Fifteen-year-old Aiko Cassidy, a bicultural girl with cerebral palsy, grew up in Michigan with her single mother. For as long as she could remember, it was just the two of them. When a new stepfather and a baby half sister enter her life, she finds herself on the margins. Having recently come into contact with her biological father, she is invited to spend the summer with his indigo-growing family in a small Japanese farming village. Aiko thinks she just might fit in better in Japan. If nothing else, she figures the trip will inspire her manga story,Gadget Girl.
However, Aiko’s stay in Japan is not quite the easygoing vacation that she expected. Her grandmother is openly hostile toward her, and she soon learns of painful family secrets that have been buried for years. Even so, she takes pleasure in meeting new friends. She is drawn to Taiga, the figure skater who shows her the power of persistence against self-doubt. Sora is a fellow manga enthusiast who introduces Aiko to a wide circle of like-minded artists. And then there is Kotaro, a refugee from the recent devastating earthquake in northeastern Japan.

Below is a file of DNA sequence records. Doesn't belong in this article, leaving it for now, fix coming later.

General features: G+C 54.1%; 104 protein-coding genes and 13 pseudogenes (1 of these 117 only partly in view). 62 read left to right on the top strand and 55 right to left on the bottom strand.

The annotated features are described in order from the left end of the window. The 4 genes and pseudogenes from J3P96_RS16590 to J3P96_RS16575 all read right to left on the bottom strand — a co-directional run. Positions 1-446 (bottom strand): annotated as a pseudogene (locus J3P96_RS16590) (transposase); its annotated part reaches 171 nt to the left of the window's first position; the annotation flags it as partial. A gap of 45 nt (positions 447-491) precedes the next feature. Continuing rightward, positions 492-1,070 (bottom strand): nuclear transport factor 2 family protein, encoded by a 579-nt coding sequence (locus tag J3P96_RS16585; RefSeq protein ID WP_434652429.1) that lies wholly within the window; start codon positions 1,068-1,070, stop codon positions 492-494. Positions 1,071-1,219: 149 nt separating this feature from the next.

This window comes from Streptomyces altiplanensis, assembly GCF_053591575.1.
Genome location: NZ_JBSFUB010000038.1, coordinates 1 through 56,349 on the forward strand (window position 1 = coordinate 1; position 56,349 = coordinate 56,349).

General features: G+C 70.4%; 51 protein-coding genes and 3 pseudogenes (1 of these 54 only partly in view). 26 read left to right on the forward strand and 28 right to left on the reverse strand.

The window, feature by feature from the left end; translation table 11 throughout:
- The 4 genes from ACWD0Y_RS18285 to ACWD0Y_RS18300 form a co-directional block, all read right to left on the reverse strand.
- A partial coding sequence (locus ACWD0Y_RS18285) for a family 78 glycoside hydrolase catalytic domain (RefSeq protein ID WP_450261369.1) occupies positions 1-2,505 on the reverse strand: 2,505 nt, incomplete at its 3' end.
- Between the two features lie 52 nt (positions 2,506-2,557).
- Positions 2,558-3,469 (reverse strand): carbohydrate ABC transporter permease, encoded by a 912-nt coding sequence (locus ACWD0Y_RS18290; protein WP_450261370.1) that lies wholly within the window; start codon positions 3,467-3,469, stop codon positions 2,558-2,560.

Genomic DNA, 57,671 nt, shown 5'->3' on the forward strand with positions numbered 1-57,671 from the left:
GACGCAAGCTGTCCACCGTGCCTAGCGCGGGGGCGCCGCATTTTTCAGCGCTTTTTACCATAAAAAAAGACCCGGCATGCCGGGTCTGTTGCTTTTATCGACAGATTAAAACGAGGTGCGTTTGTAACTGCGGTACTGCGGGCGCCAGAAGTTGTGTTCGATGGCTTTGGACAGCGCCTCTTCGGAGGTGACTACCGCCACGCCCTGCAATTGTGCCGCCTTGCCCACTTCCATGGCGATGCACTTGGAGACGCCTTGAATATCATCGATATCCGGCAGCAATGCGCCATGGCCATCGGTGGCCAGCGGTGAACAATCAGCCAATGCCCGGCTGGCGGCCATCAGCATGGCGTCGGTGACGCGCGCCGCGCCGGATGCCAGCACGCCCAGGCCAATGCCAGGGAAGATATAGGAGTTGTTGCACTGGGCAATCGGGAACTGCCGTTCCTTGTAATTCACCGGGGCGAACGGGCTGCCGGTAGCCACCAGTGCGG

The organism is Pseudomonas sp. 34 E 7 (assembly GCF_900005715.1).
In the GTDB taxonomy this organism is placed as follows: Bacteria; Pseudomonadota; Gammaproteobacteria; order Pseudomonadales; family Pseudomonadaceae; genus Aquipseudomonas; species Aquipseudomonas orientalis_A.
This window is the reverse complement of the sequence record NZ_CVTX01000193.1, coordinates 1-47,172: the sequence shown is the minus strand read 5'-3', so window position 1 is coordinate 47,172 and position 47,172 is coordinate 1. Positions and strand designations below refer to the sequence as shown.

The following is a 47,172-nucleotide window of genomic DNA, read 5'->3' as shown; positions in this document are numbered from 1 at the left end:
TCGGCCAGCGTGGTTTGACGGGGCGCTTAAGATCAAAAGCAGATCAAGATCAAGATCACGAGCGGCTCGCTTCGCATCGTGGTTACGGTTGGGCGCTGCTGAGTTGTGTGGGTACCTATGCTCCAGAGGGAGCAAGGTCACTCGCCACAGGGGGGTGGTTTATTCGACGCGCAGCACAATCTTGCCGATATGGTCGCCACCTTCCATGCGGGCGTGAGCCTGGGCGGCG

As she gets to know her biological father and the story of his break with her mother, Aiko begins to rethink the meaning of family and her own place in the world.
World Rights, excluding English, available.
“Indigo Girl is a moving coming-of-age story that transports you to a rural Japanese farmland through the eyes of a half-Japanese teen who falls in love, gets to know her estranged father, and also just happens to have cerebral palsy. I give this book all the hearts.” —Margaret Dilloway, Momotaro: Xander and the Lost Island of Monsters and The Care and Handling of Roses with Thorns
“... the storylines weave together beautifully. A lovely sequel that focuses on finding strength in one's self and maintaining hope when all seems lost.” - Kirkus
Suzanne Kamata is the author of the award-winning young adult novel Gadget Girl: The Art of Being Invisible, and the author or editor of a range of books. Originally from Michigan, she now lives in Tokushima, Japan, with her family, and teaches EFL at Tokushima University. Suzanne holds an MFA from the University of British Columbia.